Trump starts dismantling his shadow Cabinet

The White House is quietly starting to pull the plug on its shadow Cabinet of Trump loyalists who had been dispatched to federal agencies to serve as the president’s eyes and ears.

These White House-installed chaperones have often clashed with the Cabinet secretaries they were assigned to monitor, according to sources across the agencies, with the secretaries expressing frustration that the so-called “senior White House advisers” are mostly young Trump campaign aides with little experience in government.

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The tensions have escalated for weeks, prompting a recent meeting among Chief of Staff Reince Priebus, Trump son-in-law Jared Kushner, and other administration officials, according to two sources familiar with the meeting. Now, some of the advisers are being reassigned or simply eased out, the sources said, even though many of them had expected to be central players at their agencies for the long haul. The tumult underscores the growing pains that are still being felt throughout Trump’s government, more than 100 days into his term.

“These guys are being set up for failure,” said one administration source. “They’re not D.C. guys. They’re campaign people. They have no idea how government works.”

The White House began deploying the advisers throughout the bureaucracy in January, assigning them to report back on what was happening in their departments. But according to several sources, their meddling quickly began to irritate high-powered officials accustomed to running their own shops — including Defense Secretary James Mattis and Homeland Security Secretary John Kelly, both former generals; Treasury Secretary Steven Mnuchin, a successful financier; and Transportation Secretary Elaine Chao, who’s been a Cabinet secretary before.

Mnuchin assigned his minder to the Treasury basement, according to senior officials at the Treasury Department. Meanwhile, administration sources said Mattis blew up when his White House-assigned senior adviser insisted on reviewing one of his briefings. And EPA administrator Scott Pruitt’s senior leadership team repeatedly clashed with its uninvited guest, Don Benton, and iced him out of meetings, according to people close to EPA officials. Eventually Trump shifted Benton to a new job leading the Selective Service System.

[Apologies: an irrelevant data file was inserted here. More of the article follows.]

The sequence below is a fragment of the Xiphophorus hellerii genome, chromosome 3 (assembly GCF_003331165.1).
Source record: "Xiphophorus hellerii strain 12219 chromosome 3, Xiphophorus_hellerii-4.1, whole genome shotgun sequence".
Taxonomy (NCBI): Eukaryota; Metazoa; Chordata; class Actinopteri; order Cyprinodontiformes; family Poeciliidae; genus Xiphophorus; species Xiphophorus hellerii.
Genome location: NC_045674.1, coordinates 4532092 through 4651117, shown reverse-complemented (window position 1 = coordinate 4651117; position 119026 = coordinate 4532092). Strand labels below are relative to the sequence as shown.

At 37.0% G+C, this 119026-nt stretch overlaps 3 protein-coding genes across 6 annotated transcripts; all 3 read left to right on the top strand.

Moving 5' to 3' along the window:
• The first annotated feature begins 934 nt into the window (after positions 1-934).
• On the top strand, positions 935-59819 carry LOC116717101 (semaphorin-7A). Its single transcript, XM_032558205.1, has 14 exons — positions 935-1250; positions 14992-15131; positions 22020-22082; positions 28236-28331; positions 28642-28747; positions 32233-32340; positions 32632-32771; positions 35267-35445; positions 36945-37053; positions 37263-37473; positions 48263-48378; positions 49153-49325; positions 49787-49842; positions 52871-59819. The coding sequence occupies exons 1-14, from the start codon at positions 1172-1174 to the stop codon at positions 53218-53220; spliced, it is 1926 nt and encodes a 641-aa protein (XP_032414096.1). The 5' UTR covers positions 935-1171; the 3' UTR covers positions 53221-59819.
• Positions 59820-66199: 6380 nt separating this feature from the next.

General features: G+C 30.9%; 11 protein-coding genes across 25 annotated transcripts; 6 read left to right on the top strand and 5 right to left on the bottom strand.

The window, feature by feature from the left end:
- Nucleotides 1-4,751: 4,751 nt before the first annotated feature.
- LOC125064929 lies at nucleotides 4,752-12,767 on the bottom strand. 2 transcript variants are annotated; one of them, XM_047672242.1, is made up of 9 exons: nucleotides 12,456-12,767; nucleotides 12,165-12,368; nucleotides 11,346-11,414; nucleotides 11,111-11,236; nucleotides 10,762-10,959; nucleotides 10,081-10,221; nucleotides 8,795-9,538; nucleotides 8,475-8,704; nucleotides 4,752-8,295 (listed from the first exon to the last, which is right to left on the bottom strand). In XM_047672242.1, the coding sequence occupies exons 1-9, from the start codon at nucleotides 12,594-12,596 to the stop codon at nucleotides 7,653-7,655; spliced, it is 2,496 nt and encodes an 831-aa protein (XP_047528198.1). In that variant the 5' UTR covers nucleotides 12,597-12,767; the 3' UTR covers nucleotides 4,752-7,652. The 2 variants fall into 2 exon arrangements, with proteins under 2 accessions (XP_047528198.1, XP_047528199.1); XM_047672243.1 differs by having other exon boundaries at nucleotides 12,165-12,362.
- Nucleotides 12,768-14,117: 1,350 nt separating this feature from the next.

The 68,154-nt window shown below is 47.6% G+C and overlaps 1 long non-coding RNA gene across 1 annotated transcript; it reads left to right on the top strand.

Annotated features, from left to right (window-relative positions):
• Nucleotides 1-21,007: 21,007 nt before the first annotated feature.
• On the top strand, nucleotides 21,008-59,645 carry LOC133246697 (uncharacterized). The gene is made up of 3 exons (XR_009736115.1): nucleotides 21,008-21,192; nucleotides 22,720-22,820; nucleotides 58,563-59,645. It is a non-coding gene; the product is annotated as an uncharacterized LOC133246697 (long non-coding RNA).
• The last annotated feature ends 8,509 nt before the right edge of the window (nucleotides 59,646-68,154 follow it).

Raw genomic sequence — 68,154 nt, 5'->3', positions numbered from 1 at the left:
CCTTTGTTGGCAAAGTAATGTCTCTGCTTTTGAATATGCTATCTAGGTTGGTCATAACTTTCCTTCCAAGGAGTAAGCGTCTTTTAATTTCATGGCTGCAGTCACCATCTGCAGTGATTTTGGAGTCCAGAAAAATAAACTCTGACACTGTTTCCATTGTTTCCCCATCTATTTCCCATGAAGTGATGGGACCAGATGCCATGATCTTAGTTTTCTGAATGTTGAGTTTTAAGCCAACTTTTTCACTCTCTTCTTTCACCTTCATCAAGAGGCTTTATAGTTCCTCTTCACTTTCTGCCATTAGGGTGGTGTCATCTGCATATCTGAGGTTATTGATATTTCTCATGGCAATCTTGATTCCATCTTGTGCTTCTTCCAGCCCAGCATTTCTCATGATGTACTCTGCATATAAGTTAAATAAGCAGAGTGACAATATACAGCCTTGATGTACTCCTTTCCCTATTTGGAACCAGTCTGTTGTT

Some officials have also been mocking the regular meetings of the senior advisers at the White House to discuss what’s going on at their agencies and how they can advance Trump’s agenda, calling these meetings brainstorming sessions for suck-ups.

“It’s like a roomful of Jonahs from ‘Veep,’” one administration official said.

Now the White House seems inclined to let Cabinet secretaries decide whether they want their minders to stay. A White House official said the advisers were hired on 120-day assignments that were never intended to be permanent, serving as points of contact for the White House while the administration has staffed up but officially reporting to the Cabinet secretaries or their chiefs of staff. The official pointed out that at some Cabinet departments, the advisers have already been hired for permanent jobs, while other advisers have moved elsewhere in the administration or left altogether.

“Most individuals serving in the temporary positions during the present transition will have the opportunity to move into a more permanent role within the Administration – either in the agency they now serve or in another area of the federal government,” the official said.

But sources outside the White House said that many of the senior advisers made it clear that they saw themselves as much more than temporary liaisons, claiming a mandate to ensure that Trump’s wishes were being carried out throughout the government.